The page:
(Meta ball base) shows the base meta labeled “B”. The other two Meta objects are children. Children’s selection rings are always black, while the group’s mesh is orange. Because the metas are grouped, they form a unified mesh which can always be selected by selecting the mesh of any meta in the group. For example, in the example (Meta ball base), only the lower sphere (the parent) has been selected, and you see that both the parent’s mesh and all of the children’s meshes are now highlighted.

Scaling the “base”.

The base Meta object controls the polygonalization (mesh structure) for the group, and as such, also controls the polygonalization for the children (non-base) metas. If we transform the base meta, the children’s polygonalization changes. However, if we transform the children, the polygonalization remains unchanged.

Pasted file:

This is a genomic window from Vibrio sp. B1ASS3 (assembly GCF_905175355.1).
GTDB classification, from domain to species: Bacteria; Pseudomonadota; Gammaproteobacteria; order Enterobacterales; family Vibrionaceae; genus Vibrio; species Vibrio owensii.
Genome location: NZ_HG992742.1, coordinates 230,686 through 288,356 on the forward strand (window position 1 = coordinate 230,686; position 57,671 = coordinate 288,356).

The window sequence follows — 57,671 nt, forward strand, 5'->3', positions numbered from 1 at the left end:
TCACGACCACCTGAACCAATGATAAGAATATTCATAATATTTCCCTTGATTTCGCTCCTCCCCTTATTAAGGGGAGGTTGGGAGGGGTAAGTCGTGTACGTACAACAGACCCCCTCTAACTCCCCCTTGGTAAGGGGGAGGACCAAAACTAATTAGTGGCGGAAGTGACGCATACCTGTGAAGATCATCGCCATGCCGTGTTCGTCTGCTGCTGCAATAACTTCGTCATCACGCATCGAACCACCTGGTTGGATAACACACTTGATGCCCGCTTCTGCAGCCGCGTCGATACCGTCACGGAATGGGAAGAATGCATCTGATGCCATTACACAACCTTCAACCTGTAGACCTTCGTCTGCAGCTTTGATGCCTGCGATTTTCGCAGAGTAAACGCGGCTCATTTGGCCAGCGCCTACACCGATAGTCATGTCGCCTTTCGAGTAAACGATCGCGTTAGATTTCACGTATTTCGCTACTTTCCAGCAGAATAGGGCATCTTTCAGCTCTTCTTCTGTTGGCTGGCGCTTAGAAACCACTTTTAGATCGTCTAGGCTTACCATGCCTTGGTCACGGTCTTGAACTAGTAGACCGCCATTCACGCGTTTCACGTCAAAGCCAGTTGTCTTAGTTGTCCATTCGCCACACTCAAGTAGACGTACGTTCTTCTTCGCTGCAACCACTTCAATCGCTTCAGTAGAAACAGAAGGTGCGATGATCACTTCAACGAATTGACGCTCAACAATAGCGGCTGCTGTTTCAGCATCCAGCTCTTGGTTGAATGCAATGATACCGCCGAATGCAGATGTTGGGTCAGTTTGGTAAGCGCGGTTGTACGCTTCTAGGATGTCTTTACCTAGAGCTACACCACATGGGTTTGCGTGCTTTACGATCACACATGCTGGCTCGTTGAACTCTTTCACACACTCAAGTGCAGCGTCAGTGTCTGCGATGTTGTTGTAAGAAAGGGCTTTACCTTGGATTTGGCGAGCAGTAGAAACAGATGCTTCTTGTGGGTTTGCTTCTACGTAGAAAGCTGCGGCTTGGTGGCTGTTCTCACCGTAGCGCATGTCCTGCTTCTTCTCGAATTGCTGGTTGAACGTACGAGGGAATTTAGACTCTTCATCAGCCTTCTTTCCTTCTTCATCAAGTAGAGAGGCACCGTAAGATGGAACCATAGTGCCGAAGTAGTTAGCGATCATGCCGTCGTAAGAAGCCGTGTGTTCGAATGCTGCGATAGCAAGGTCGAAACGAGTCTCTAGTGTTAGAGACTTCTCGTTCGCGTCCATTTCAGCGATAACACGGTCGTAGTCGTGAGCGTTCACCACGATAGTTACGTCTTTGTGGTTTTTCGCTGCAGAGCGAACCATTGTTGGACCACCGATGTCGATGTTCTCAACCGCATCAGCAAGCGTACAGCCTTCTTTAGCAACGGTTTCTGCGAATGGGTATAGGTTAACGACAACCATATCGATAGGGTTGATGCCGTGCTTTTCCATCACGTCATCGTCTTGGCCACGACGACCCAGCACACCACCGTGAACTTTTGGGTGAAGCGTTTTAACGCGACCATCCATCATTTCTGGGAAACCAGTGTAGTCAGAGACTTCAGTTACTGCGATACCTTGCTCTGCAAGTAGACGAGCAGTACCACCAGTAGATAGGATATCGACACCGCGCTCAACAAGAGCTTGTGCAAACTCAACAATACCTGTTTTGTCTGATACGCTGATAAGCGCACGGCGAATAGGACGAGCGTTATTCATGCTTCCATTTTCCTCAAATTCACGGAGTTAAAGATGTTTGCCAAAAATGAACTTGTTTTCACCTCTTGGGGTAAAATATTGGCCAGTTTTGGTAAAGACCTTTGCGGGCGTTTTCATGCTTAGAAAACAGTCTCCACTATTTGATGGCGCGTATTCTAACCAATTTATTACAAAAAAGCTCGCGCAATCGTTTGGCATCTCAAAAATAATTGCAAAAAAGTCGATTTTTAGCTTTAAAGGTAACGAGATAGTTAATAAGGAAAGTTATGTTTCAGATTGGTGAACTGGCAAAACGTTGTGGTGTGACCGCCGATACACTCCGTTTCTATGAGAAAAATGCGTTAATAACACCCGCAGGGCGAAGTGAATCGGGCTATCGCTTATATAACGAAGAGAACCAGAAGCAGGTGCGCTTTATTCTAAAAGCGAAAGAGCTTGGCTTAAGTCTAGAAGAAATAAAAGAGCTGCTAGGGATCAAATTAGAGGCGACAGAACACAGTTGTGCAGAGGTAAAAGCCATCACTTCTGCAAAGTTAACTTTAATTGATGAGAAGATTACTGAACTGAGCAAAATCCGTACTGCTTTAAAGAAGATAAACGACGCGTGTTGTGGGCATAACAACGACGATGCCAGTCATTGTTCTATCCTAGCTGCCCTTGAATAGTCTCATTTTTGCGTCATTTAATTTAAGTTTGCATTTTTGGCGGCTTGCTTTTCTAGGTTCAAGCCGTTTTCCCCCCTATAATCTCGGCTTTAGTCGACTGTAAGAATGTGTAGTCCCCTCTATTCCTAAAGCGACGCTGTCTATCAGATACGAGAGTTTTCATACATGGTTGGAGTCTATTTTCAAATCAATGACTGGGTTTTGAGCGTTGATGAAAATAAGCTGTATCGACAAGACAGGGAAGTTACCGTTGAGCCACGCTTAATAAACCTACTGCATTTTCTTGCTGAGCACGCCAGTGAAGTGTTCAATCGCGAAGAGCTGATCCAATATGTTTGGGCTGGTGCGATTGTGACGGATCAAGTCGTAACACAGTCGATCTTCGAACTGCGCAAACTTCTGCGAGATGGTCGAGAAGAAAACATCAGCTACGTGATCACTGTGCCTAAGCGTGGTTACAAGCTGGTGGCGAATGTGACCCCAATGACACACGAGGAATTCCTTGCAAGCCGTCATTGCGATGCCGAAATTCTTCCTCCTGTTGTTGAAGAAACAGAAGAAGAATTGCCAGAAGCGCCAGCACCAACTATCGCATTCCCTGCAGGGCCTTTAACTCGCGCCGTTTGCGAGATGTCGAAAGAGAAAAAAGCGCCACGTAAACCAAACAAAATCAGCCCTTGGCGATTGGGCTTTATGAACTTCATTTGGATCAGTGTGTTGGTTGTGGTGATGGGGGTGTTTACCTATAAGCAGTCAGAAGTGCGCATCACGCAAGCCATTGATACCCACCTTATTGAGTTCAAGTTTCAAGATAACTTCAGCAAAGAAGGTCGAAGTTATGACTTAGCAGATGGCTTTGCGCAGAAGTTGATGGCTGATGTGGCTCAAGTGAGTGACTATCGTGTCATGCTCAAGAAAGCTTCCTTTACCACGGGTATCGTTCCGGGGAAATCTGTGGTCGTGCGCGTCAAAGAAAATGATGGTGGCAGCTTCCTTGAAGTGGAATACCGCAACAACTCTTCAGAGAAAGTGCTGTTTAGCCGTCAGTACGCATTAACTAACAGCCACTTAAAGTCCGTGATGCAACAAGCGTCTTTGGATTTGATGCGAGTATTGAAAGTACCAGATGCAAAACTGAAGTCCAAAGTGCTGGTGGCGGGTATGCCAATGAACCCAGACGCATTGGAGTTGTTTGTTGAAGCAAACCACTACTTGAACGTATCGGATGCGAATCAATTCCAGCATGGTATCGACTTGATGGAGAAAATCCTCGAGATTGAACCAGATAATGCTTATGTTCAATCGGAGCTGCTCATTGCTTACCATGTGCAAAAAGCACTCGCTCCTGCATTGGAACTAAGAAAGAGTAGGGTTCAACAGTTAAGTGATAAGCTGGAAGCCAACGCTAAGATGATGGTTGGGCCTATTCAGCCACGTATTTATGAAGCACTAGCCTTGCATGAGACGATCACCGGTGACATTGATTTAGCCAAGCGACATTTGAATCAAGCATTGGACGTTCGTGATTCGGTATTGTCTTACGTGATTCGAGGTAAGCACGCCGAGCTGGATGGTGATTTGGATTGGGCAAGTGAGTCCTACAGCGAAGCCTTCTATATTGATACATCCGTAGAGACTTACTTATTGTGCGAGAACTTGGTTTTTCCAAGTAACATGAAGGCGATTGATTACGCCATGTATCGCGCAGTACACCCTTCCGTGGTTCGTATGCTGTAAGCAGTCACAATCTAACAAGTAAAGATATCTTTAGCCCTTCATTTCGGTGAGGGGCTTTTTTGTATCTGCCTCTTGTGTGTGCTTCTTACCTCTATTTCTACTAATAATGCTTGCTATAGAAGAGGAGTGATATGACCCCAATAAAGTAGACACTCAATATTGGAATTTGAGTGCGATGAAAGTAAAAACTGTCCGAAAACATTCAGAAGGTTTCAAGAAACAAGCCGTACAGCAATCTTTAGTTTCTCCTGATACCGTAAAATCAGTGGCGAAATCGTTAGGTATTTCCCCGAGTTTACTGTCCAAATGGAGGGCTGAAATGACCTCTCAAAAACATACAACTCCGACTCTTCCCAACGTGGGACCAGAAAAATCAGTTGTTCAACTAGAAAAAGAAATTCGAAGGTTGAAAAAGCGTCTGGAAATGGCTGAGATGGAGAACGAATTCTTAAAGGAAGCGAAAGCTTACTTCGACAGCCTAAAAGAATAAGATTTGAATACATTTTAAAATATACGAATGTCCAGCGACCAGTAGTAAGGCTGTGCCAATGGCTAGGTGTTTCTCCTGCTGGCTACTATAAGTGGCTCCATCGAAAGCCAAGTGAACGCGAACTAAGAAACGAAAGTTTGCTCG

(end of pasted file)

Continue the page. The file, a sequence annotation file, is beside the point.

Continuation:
This discussion of “polygonization” doesn’t mean that the various meshes don’t deform towards or away from each other (meta objects always influence one another in the usual way, whether or not they are members of the same family). Rather, it means that the underlying mesh structure changes only when the base object transforms. For example, if you scale the base, the children’s mesh structure changes. In (Scaling the “base”), the base has been scaled down, which has the effect of scaling the mesh structure of each of the children. As you can see, the children’s mesh resolution has increased, while the base decreased. The children did not change size!